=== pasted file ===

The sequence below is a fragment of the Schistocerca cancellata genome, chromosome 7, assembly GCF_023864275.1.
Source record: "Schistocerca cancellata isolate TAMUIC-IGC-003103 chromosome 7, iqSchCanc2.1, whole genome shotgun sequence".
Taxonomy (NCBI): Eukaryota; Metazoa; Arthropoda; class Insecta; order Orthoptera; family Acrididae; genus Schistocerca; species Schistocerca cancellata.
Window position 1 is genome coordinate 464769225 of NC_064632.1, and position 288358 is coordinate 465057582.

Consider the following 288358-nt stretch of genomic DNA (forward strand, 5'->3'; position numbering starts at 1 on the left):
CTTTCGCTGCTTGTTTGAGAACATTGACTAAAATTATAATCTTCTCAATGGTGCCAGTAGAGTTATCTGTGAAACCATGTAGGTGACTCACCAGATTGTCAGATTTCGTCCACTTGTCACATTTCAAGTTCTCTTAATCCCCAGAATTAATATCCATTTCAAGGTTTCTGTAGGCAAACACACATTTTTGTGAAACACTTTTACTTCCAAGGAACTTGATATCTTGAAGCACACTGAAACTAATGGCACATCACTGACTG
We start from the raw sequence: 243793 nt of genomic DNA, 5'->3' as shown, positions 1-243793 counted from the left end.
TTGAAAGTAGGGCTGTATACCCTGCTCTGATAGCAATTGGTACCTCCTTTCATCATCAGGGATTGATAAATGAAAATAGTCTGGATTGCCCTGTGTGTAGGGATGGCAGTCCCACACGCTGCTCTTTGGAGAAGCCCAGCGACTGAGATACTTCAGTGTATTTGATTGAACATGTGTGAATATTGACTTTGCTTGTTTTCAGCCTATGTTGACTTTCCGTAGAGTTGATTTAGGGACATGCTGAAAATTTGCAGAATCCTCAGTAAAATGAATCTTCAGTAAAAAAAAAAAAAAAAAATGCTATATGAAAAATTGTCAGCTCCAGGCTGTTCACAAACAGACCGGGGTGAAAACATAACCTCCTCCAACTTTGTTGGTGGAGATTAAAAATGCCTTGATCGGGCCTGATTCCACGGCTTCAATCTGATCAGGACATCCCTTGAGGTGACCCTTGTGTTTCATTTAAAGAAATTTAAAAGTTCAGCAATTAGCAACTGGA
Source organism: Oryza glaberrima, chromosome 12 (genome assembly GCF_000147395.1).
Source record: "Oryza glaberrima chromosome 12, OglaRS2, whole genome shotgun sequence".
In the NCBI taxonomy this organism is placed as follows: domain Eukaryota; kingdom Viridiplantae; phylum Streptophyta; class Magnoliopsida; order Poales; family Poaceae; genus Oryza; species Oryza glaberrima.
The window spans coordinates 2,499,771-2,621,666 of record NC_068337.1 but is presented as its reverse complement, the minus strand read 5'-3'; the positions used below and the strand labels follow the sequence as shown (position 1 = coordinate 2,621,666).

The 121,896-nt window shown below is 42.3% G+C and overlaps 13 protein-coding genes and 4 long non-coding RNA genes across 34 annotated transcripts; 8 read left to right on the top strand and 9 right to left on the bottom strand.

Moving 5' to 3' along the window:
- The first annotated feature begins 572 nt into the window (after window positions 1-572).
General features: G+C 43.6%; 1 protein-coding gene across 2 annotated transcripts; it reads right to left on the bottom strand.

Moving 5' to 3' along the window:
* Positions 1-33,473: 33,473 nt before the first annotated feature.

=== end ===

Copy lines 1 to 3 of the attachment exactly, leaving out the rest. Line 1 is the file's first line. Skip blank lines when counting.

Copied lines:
The sequence below is a fragment of the Schistocerca cancellata genome, chromosome 7, assembly GCF_023864275.1.
Source record: "Schistocerca cancellata isolate TAMUIC-IGC-003103 chromosome 7, iqSchCanc2.1, whole genome shotgun sequence".
Taxonomy (NCBI): Eukaryota; Metazoa; Arthropoda; class Insecta; order Orthoptera; family Acrididae; genus Schistocerca; species Schistocerca cancellata.